Michael Servetus, a scientist and Protestant theologian, had a long and active publishing career where he openly protested against Christian orthodoxy, specifically the doctrine of the Trinity. Servetus and John would regularly dialogue, but Michael refused to receive correction from John or any of the other Reformed leaders who spoke with him, and would regularly publish material aimed at promoting anti-orthodox views or responding to Reformed leaders and their works. In 1553, the publication book The Restoration of Christianity, in which he rejects the doctrine of the Trinity and other doctrines agreed upon by both Catholics and Protestants, will result in his arrest and examination by the French authorities. He escapes from prison, and the Catholic authorities condemn him to death in his absence. In a remarkable move, Servetus stops in Geneva during his escape to hear John preach, where he is quickly recognized and arrested. The libertines take the chance to use this arrest and trial to harass John, but would run into difficulty when faced with the fact that Servetus had already been condemned as a heretic by Catholic authorities, and many other influential cities throughout Europe were eager to see this heretic punished. The council would then seek the opinion of other Swiss cities, thinking they would be able to use their responses against John, and Servetus’s desire for the trial to take place in Geneva was largely due to his awareness of the council’s opposition to John. On October 20th, however, the Swiss cities – Zurich, Basel, and Bern, among others – were universal in condemning Servetus to death, and the following day he is sentenced to burning at the sake, which was carried out nearly a week later. 

The Servetus incident is a tragic and unfortunate episode, one that often offends our modern sensibilities about the freedom of the individual to inwardly determine what they believe, but such assumptions are foreign to the late medieval world, and regrettably the Servetus incident is used to paint a negative picture of John and his ministry in Geneva. It must be understood that this incident occurred in part due to the fact that John’s authority was at its lowest, and his opponents were glad to use Servetus as a pawn against him. Yet this would backfire; the execution of Servetus would boost John’s reputation as a defender of Christianity, and would spell the beginning of the end for his libertine opponents. Over the course of the next two years, support for the libertine opposition would decrease, crumbling rapidly in the spring of 1555, where several failed coups and other insurrectionist scares led to the banishment or execution of the remaining libertine leaders.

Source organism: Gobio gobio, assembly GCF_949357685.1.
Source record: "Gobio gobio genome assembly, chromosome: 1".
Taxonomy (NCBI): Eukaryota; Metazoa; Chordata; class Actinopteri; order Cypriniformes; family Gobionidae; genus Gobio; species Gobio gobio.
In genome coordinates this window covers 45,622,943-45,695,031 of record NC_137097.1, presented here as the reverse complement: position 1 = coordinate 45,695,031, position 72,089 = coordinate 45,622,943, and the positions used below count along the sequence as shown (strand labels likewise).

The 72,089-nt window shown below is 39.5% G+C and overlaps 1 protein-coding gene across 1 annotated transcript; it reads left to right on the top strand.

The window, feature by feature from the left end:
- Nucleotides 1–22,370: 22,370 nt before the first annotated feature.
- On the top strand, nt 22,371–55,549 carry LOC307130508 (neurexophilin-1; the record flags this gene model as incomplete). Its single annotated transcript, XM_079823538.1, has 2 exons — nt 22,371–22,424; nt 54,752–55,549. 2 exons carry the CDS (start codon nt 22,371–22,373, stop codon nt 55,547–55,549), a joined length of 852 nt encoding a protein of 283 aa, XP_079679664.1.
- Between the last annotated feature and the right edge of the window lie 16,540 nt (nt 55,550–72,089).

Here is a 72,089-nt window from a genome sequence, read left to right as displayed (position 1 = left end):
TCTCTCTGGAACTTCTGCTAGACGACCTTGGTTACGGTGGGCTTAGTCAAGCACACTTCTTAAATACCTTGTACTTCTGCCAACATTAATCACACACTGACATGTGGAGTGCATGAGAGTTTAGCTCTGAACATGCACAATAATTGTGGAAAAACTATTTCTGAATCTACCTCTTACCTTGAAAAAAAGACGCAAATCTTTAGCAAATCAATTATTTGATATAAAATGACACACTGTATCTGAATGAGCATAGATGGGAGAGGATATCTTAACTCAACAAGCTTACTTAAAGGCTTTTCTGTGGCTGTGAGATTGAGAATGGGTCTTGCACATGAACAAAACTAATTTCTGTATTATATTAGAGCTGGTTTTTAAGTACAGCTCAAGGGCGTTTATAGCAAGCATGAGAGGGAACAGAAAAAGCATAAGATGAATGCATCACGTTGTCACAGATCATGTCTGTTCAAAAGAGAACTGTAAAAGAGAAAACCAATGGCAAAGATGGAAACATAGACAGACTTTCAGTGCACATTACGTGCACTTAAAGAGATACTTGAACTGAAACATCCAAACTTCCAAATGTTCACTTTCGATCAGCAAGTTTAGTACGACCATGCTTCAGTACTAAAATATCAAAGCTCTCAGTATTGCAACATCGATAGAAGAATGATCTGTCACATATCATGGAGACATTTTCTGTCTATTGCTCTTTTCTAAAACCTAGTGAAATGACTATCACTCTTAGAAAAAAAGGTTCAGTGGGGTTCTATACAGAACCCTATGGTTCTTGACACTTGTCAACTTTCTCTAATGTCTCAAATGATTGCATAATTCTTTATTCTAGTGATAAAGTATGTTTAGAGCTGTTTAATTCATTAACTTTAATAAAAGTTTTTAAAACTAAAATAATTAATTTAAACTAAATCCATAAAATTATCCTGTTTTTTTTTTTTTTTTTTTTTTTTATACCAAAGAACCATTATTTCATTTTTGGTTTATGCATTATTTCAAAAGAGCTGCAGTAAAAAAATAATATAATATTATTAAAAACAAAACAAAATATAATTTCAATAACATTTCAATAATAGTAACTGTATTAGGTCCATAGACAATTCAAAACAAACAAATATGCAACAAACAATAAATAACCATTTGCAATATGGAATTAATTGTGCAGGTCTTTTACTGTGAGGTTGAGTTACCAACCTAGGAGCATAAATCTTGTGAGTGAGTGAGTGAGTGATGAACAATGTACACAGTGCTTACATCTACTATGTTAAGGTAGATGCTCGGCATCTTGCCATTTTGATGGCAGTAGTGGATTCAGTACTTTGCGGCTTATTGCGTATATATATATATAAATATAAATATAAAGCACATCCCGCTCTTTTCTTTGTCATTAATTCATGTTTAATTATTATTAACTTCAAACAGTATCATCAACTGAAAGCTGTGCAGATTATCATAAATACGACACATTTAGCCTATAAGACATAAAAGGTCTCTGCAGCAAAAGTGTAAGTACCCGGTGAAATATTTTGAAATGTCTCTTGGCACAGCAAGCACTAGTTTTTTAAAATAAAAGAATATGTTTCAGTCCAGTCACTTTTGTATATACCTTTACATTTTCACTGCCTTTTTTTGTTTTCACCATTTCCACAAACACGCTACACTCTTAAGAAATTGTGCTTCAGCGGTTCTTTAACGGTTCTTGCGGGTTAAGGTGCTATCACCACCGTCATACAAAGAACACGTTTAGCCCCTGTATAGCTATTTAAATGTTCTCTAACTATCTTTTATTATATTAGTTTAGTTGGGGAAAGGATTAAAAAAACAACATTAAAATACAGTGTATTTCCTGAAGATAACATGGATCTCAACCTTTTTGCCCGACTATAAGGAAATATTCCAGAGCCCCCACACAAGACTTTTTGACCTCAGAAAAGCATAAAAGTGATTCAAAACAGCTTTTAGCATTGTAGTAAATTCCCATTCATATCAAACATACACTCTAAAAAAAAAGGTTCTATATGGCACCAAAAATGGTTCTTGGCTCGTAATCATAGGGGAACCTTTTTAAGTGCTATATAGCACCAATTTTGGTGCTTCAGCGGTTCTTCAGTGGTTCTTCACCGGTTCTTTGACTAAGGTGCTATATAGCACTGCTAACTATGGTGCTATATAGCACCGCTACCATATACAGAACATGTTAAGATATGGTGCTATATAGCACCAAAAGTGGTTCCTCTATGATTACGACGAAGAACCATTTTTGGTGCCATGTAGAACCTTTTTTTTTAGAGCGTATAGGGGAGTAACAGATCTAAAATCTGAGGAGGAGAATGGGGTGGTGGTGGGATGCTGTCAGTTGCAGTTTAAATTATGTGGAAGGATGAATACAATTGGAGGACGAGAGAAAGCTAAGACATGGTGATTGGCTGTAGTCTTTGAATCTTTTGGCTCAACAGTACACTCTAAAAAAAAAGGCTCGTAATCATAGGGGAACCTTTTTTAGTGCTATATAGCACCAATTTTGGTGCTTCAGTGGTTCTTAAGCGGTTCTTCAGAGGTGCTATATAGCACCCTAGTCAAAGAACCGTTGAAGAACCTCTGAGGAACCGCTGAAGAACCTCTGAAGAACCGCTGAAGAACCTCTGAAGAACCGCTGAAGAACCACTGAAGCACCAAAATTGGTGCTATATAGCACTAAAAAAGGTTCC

With his opposition quelled, John’s ministry in Geneva would reach its peak impact over the next nine years. Geneva would become a model city that would attract curious attention from all over Europe, a shelter for Protestant refugees and exiles (especially from England under the reign of Bloody Mary), and the home base for renewed efforts for the reformation of France. His preaching and publishing would continue onward and establish him as a Reformer of equal importance and significance as Martin Luther, and John would work to bring unity to the Reformation and it’s leaders with mixed success. In 1559 he publishes his final edition of the Institutes, which is considered the authoritative text used today, although at nearly twice the size of the previous edition, appreciation and use for prior editions is gaining ground, such as Robert White’s recent translation of the French 1541 version. Space does not permit a recollection of John’s other accomplishments in the city and in his ministry, but needless to say, the last nine years of his life proved to be among the most fruitful and productive of his life.

On February 6th, 1564, John preached his final sermon. In addition to the health issues that plagued his entire life, he had dealt with the severe fever, violent coughing, and kidney stones over the prior years, culminating in the busting of a blood vessel in his lungs. Near the end of April, sensing his end was near, he wrote his will, and began saying his farewells, writing goodbyes to the men he had labored with, such as Farel, and making his goodbyes to the Genevan leadership. On May 27th, 1564, John would pass away at the age of 54. John wished to be buried in an unmarked, common grave, and after a day of interning his body for the public and seeing the overwhelming response to his death, John was buried a day later in the unmarked grave, fulfilling his request.


Parker, T.H.L. “John Calvin: A Biography.” Louisville: Westminster John Knox Press, 2006.

1: Parker, T.H.L. “John Calvin: A Biography.” Louisville: Westminster John Knox Press, 2006, 103


Parker, T.H.L. “John Calvin: A Biography.” Louisville: Westminster John Knox Press, 2006, 122